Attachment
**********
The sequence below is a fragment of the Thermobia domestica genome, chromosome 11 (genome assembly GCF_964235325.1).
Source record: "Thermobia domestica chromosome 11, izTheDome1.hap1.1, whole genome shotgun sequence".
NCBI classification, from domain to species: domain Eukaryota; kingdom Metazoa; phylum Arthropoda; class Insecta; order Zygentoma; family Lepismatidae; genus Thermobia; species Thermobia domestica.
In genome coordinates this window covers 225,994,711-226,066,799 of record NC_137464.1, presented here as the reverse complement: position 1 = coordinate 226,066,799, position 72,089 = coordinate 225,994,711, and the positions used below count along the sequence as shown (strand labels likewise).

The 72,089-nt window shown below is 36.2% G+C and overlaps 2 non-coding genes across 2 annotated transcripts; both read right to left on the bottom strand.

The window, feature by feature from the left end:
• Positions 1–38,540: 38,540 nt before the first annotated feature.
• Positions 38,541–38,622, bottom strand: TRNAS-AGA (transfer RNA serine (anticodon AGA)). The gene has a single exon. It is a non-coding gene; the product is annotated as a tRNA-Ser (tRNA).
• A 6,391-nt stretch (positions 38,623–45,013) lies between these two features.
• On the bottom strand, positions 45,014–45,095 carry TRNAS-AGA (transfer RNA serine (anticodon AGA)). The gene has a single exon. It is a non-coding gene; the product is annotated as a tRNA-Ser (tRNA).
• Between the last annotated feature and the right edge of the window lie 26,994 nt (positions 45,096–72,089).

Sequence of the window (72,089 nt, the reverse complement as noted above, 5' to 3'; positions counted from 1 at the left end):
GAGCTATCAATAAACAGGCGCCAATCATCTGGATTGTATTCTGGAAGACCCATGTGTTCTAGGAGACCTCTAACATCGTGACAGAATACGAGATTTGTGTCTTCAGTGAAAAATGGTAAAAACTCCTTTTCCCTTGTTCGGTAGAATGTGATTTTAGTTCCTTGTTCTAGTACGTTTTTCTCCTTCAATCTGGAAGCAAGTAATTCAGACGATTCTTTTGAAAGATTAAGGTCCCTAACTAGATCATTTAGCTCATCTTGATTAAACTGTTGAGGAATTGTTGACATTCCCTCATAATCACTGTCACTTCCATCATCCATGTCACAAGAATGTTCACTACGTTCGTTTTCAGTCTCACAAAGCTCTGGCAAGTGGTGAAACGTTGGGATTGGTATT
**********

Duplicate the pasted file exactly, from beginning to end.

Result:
The sequence below is a fragment of the Thermobia domestica genome, chromosome 11 (genome assembly GCF_964235325.1).
Source record: "Thermobia domestica chromosome 11, izTheDome1.hap1.1, whole genome shotgun sequence".
NCBI classification, from domain to species: domain Eukaryota; kingdom Metazoa; phylum Arthropoda; class Insecta; order Zygentoma; family Lepismatidae; genus Thermobia; species Thermobia domestica.
In genome coordinates this window covers 225,994,711-226,066,799 of record NC_137464.1, presented here as the reverse complement: position 1 = coordinate 226,066,799, position 72,089 = coordinate 225,994,711, and the positions used below count along the sequence as shown (strand labels likewise).

The 72,089-nt window shown below is 36.2% G+C and overlaps 2 non-coding genes across 2 annotated transcripts; both read right to left on the bottom strand.

The window, feature by feature from the left end:
• Positions 1–38,540: 38,540 nt before the first annotated feature.
• Positions 38,541–38,622, bottom strand: TRNAS-AGA (transfer RNA serine (anticodon AGA)). The gene has a single exon. It is a non-coding gene; the product is annotated as a tRNA-Ser (tRNA).
• A 6,391-nt stretch (positions 38,623–45,013) lies between these two features.
• On the bottom strand, positions 45,014–45,095 carry TRNAS-AGA (transfer RNA serine (anticodon AGA)). The gene has a single exon. It is a non-coding gene; the product is annotated as a tRNA-Ser (tRNA).
• Between the last annotated feature and the right edge of the window lie 26,994 nt (positions 45,096–72,089).

Sequence of the window (72,089 nt, the reverse complement as noted above, 5' to 3'; positions counted from 1 at the left end):
GAGCTATCAATAAACAGGCGCCAATCATCTGGATTGTATTCTGGAAGACCCATGTGTTCTAGGAGACCTCTAACATCGTGACAGAATACGAGATTTGTGTCTTCAGTGAAAAATGGTAAAAACTCCTTTTCCCTTGTTCGGTAGAATGTGATTTTAGTTCCTTGTTCTAGTACGTTTTTCTCCTTCAATCTGGAAGCAAGTAATTCAGACGATTCTTTTGAAAGATTAAGGTCCCTAACTAGATCATTTAGCTCATCTTGATTAAACTGTTGAGGAATTGTTGACATTCCCTCATAATCACTGTCACTTCCATCATCCATGTCACAAGAATGTTCACTACGTTCGTTTTCAGTCTCACAAAGCTCTGGCAAGTGGTGAAACGTTGGGATTGGTATT